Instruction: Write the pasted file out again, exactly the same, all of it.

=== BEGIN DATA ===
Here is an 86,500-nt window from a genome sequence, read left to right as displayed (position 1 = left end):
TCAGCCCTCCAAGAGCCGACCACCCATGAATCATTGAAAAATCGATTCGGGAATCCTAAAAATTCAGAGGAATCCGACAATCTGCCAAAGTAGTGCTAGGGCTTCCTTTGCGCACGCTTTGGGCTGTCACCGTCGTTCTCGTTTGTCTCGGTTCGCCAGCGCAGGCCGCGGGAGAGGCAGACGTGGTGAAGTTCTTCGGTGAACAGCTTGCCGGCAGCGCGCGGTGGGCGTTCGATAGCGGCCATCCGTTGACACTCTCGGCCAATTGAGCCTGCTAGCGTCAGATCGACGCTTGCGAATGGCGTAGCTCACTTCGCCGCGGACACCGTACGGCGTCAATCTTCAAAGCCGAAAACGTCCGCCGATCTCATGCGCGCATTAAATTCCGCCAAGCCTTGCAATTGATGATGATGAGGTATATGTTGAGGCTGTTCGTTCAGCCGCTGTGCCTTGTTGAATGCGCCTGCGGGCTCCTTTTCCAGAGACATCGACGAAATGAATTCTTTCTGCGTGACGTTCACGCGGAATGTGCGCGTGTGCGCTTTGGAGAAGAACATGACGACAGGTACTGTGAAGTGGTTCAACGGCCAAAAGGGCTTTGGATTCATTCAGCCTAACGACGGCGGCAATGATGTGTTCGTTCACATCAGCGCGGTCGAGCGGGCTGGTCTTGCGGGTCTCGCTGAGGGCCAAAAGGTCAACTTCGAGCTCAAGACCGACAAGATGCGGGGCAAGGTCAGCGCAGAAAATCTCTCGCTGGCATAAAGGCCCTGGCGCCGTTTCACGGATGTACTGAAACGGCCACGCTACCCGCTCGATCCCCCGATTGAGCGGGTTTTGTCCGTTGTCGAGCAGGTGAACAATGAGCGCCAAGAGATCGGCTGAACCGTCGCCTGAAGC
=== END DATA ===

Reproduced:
Here is an 86,500-nt window from a genome sequence, read left to right as displayed (position 1 = left end):
TCAGCCCTCCAAGAGCCGACCACCCATGAATCATTGAAAAATCGATTCGGGAATCCTAAAAATTCAGAGGAATCCGACAATCTGCCAAAGTAGTGCTAGGGCTTCCTTTGCGCACGCTTTGGGCTGTCACCGTCGTTCTCGTTTGTCTCGGTTCGCCAGCGCAGGCCGCGGGAGAGGCAGACGTGGTGAAGTTCTTCGGTGAACAGCTTGCCGGCAGCGCGCGGTGGGCGTTCGATAGCGGCCATCCGTTGACACTCTCGGCCAATTGAGCCTGCTAGCGTCAGATCGACGCTTGCGAATGGCGTAGCTCACTTCGCCGCGGACACCGTACGGCGTCAATCTTCAAAGCCGAAAACGTCCGCCGATCTCATGCGCGCATTAAATTCCGCCAAGCCTTGCAATTGATGATGATGAGGTATATGTTGAGGCTGTTCGTTCAGCCGCTGTGCCTTGTTGAATGCGCCTGCGGGCTCCTTTTCCAGAGACATCGACGAAATGAATTCTTTCTGCGTGACGTTCACGCGGAATGTGCGCGTGTGCGCTTTGGAGAAGAACATGACGACAGGTACTGTGAAGTGGTTCAACGGCCAAAAGGGCTTTGGATTCATTCAGCCTAACGACGGCGGCAATGATGTGTTCGTTCACATCAGCGCGGTCGAGCGGGCTGGTCTTGCGGGTCTCGCTGAGGGCCAAAAGGTCAACTTCGAGCTCAAGACCGACAAGATGCGGGGCAAGGTCAGCGCAGAAAATCTCTCGCTGGCATAAAGGCCCTGGCGCCGTTTCACGGATGTACTGAAACGGCCACGCTACCCGCTCGATCCCCCGATTGAGCGGGTTTTGTCCGTTGTCGAGCAGGTGAACAATGAGCGCCAAGAGATCGGCTGAACCGTCGCCTGAAGC